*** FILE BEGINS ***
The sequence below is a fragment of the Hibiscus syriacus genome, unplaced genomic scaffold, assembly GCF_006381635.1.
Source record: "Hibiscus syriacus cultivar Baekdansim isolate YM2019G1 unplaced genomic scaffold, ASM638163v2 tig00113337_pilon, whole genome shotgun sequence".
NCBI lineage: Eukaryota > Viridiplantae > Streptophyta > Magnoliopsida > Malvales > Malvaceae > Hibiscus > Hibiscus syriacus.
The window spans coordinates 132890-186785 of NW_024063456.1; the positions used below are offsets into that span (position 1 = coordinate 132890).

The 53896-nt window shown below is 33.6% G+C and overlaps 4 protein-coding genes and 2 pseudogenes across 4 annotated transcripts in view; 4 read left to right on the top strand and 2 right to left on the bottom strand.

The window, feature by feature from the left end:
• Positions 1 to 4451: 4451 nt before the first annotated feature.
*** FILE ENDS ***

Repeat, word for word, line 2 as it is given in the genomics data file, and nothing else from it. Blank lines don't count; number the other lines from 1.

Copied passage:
Source record: "Hibiscus syriacus cultivar Baekdansim isolate YM2019G1 unplaced genomic scaffold, ASM638163v2 tig00113337_pilon, whole genome shotgun sequence".